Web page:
Banking’s Total Return Top 5: 2014 Edition
For the past three years I searched for the Top 5 financial institutions in five-year total return to shareholders because I grew weary of the “get big or get out” mentality of many bankers and industry pundits. If their platitudes about scale and all that goes with it are correct, then the largest FIs should logically demonstrate better shareholder returns. Right?
Not so over the three years I have been keeping track.
My method was to search for the best banks based on total return to shareholders over the past five years… capital appreciation and dividends. However, to exclude trading inefficiencies associated with illiquidity, I filtered for those FIs that trade over 1,000 shares per day. This, naturally, eliminated many of the smaller, illiquid FIs.
#1. BofI Holdings, Inc.
#2. Marlin Business Services Corp.
#3. Fidelity Southern Corp.
#4. Eagle Bancorp, Inc.
#5. Bancorp, Inc.
This year’s list is in the table below:
BofI Holdings celebrates its third straight year on this august list. Congratulations to them. A summary of the banks, their strategies, and links to their website are below.
Open Bank commenced operations in 2005 as First Standard Bank in the Koreatown section of Los Angeles. They are built as a relationship bank serving the Korean community in LA and surrounding areas. It is a significant SBA 7(a) lender, ranking in the top 100
(#54) in the country in that category, ahead of much larger financial institutions like Bank of America. Year to date through September 30th, Open Bank had $4.5 million gain on sale of loans, representing 24% of its total revenue for that period. The lion’s share of their growth, profitability, and capital have come since their re-branding to Open Bank in 2010. In June, the bank raised an additional $30 million of common equity, positioning it to continue its strong growth.
#2. BofI Holding, Inc. (Nasdaq: BOFI)
BofI Holdings Inc. and its subsidiary BofI Federal Bank aspire to be the most innovative branchless bank in the United States providing products and services superior to their competitors, branch-based or otherwise. In its latest investor presentation, BofI claims that its business model is more profitable because its costs are lower. It supports the claim by highlighting its efficiency ratio is in the top 2% of UBPR peers, and its operating expenses as a percent of average assets are in the top 12% of peer banks. So, as a branchless bank, BofI has leveraged its significantly lower operating expenses into profit. That profit led to the top spot in five year total return to shareholders, three years running. Well done!
BNCCORP, Inc., through its subsidiary BNC National Bank, offers community banking and wealth management services in Arizona, Minnesota, and North Dakota from 14 locations. It also conducts mortgage banking from 12 offices in Illinois, Kansas, Nebraska, Missouri, Minnesota, Arizona, and North Dakota. BNC suffered significant credit woes during 2008-09 which led to material losses in ’09-10, and the decline in their tangible book value to $5.09/share at the end of 2010. Growth, supported by the oil boom in North Dakota’s Bakken formation, and a robust mortgage refinance business resulted in a tangible book value per share at September 30th of $17.18… a significant recovery and turnaround story that landed BNC in our top 5 for the first time.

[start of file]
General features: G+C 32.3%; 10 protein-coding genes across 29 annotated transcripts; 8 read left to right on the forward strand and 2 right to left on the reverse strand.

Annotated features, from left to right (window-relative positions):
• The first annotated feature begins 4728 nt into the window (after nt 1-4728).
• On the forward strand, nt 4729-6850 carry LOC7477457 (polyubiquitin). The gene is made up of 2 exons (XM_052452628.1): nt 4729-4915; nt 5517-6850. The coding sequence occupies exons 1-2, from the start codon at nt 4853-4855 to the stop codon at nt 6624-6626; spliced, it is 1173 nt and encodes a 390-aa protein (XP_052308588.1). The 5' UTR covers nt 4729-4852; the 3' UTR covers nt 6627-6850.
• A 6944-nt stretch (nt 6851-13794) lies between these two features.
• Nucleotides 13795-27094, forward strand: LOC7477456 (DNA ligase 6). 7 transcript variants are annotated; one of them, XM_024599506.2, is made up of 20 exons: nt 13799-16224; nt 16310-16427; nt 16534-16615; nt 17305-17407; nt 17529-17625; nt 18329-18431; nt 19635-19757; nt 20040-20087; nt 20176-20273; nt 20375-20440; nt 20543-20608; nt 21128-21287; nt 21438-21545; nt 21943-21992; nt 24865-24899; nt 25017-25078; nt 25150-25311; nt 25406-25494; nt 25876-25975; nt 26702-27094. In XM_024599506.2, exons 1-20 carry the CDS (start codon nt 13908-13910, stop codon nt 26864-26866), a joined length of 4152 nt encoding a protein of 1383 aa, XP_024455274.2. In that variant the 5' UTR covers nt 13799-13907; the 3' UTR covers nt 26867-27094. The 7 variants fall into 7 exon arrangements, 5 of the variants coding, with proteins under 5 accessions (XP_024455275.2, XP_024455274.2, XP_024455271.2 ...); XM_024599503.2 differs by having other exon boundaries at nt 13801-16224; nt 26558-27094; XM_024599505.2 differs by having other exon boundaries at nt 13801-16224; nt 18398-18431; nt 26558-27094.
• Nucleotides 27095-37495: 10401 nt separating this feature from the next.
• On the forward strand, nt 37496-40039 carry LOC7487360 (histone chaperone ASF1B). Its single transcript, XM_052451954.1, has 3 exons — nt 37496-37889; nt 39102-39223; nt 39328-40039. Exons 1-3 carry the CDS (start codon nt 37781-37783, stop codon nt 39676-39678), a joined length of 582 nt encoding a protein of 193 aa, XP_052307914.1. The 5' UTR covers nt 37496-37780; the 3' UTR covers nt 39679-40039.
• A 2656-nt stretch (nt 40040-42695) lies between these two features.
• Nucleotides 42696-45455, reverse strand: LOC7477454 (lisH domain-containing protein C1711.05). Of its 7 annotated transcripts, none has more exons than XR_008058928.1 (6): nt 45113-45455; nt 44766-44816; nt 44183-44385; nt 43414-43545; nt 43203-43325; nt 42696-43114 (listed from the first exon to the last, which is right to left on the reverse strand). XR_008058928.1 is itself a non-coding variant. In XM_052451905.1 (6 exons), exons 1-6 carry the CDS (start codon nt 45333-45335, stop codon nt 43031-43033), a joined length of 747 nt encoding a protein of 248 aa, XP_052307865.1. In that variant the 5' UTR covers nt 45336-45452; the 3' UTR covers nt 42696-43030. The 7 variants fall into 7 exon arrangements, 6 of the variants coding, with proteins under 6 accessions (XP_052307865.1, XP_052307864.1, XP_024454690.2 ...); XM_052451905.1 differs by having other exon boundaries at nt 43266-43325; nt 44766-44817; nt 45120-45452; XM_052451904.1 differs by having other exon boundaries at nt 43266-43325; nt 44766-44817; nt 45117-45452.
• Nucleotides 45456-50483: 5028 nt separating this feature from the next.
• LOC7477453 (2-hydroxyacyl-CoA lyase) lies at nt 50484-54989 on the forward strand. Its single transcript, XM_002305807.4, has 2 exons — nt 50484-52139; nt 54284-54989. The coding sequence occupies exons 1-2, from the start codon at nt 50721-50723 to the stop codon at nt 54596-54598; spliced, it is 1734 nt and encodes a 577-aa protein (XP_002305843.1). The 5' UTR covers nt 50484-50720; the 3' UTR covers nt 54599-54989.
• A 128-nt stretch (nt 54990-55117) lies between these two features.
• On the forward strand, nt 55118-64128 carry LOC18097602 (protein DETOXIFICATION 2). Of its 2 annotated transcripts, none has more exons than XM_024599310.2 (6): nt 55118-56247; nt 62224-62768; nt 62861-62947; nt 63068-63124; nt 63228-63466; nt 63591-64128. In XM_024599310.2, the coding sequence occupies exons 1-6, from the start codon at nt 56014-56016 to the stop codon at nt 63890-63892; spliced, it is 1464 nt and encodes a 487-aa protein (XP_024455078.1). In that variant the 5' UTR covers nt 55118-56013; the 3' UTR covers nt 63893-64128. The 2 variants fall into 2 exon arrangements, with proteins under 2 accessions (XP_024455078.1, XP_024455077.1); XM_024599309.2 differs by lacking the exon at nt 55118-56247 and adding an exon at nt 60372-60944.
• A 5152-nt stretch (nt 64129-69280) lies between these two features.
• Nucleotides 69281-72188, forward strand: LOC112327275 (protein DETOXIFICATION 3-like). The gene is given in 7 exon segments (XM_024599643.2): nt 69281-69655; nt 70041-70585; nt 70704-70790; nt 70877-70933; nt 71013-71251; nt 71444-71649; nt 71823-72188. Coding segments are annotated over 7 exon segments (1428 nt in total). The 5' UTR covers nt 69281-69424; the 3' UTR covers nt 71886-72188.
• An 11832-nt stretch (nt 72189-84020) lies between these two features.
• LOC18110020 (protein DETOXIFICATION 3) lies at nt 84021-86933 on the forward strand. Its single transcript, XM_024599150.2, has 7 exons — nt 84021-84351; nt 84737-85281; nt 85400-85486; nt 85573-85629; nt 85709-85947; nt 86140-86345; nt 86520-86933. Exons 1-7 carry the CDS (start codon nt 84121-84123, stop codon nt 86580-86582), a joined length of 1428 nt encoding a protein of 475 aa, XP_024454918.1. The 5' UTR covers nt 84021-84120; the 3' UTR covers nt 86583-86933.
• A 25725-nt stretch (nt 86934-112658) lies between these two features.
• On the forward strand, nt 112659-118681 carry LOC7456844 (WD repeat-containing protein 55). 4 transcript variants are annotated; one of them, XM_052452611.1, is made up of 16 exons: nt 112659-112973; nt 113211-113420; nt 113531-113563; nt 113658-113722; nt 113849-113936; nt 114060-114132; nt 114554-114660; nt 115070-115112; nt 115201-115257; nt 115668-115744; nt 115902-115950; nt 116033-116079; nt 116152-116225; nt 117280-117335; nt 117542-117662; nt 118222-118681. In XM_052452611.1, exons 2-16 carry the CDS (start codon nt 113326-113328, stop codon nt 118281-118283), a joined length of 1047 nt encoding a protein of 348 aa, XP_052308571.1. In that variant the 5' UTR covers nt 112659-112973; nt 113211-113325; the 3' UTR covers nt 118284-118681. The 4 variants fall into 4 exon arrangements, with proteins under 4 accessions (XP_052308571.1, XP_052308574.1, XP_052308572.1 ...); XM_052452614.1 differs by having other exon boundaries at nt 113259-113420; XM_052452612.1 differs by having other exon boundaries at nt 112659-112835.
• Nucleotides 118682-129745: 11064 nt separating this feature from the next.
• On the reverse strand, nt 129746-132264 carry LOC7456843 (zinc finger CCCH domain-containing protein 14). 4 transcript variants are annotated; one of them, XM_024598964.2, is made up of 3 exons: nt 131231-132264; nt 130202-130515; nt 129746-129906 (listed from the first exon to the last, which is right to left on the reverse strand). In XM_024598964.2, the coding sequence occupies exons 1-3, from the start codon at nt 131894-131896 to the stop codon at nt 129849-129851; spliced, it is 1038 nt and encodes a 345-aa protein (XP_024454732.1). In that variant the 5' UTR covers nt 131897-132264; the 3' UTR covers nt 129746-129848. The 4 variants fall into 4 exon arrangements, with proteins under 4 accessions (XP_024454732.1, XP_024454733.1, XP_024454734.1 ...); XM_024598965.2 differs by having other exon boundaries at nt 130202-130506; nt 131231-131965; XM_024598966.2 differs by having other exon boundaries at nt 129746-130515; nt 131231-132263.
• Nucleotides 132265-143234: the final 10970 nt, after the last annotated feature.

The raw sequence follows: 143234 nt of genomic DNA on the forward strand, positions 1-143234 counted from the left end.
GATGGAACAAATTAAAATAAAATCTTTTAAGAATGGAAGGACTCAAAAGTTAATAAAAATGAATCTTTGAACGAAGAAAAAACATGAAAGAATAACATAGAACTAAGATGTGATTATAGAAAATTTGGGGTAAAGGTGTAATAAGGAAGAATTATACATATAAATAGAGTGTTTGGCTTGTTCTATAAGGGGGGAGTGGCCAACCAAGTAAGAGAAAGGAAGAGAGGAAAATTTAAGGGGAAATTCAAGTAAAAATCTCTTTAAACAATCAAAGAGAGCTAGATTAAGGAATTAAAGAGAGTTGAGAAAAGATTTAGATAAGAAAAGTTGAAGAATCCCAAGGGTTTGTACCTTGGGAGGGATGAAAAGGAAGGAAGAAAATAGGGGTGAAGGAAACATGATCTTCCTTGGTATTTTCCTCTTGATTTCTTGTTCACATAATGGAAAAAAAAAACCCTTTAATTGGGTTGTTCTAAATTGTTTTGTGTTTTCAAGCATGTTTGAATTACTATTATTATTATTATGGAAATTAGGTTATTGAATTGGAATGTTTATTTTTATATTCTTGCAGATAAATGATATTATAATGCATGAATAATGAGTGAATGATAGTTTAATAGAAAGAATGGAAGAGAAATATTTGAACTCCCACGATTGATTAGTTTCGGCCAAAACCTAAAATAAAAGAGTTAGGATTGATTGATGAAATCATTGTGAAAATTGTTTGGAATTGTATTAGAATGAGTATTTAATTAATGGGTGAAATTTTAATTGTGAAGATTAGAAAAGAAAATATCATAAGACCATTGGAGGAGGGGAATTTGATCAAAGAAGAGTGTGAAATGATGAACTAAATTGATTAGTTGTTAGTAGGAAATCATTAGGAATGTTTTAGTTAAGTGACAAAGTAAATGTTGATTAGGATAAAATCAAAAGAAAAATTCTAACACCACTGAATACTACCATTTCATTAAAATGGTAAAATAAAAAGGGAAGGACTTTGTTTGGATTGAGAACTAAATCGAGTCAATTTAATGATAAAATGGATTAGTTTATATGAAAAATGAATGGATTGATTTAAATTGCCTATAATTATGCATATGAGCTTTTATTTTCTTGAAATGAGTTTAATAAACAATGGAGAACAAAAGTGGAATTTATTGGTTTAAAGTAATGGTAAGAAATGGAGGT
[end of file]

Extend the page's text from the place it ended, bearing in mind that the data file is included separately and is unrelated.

Western Alliance, through its subsidiary Western Alliance Bank, provides comprehensive business banking and related financial services, operating full service banking divisions in local markets as Alliance Bank of Arizona, Bank of Nevada, First Independent Bank, and Torrey Pines Bank. It also has a national platform of specialized finance units in homeowners’ associations, public finance, resort finance, and warehouse lending. Its diversified and primarily commercial loan portfolio and a loan/deposit ratio of 91% resulted in a year to date net interest margin of 4.41%. This margin plus a 2.07% operating expense ratio resulted in a YTD efficiency ratio of 47%. That type of financial performance plus picking yourself up from credit problems leads to top 5 total returns for your shareholders. Well done!
In June, Mercantile Bank and Firstbank Corporation closed on a merger of equals to form the fourth largest Michigan-based bank by deposit market share. Firstbank traced its roots back to the 1800’s, while Mercantile was founded in 1997. As part of the transaction, Mercantile shareholders received a $2/share special dividend prior to closing, shaving off of tangible book value. But the total return story is similar to others on the list. Mercantile suffered through its share of credit snafus, losing a collective $70 million 2008-10, only to recover and negotiate a franchise changing merger of equals. Best of luck on the integration and congratulations for landing on the JFB top 5 total return to shareholders list!
There you have it! The JFB all stars in top 5, five-year total return. The largest of the lot is $10 billion in total assets. No SIFI banks on the list. What about that economies of scale crowd? Hmm.
The flavor of this year’s winners is recovery, with the exception of our consistent top performer, BofI. Congratulations to all of the above that developed a specific strategy and is clearly executing well. Your shareholders have been rewarded!
Are you noticing themes that led to these banks’ performance?
Note: I make no investment recommendations in my blog. Please do not claim to invest in any security based on what you read here. You should make your own decisions in that regard. FINRA makes people take a test to ensure they know what they are doing before recommending securities. I’m sure that strategy works well.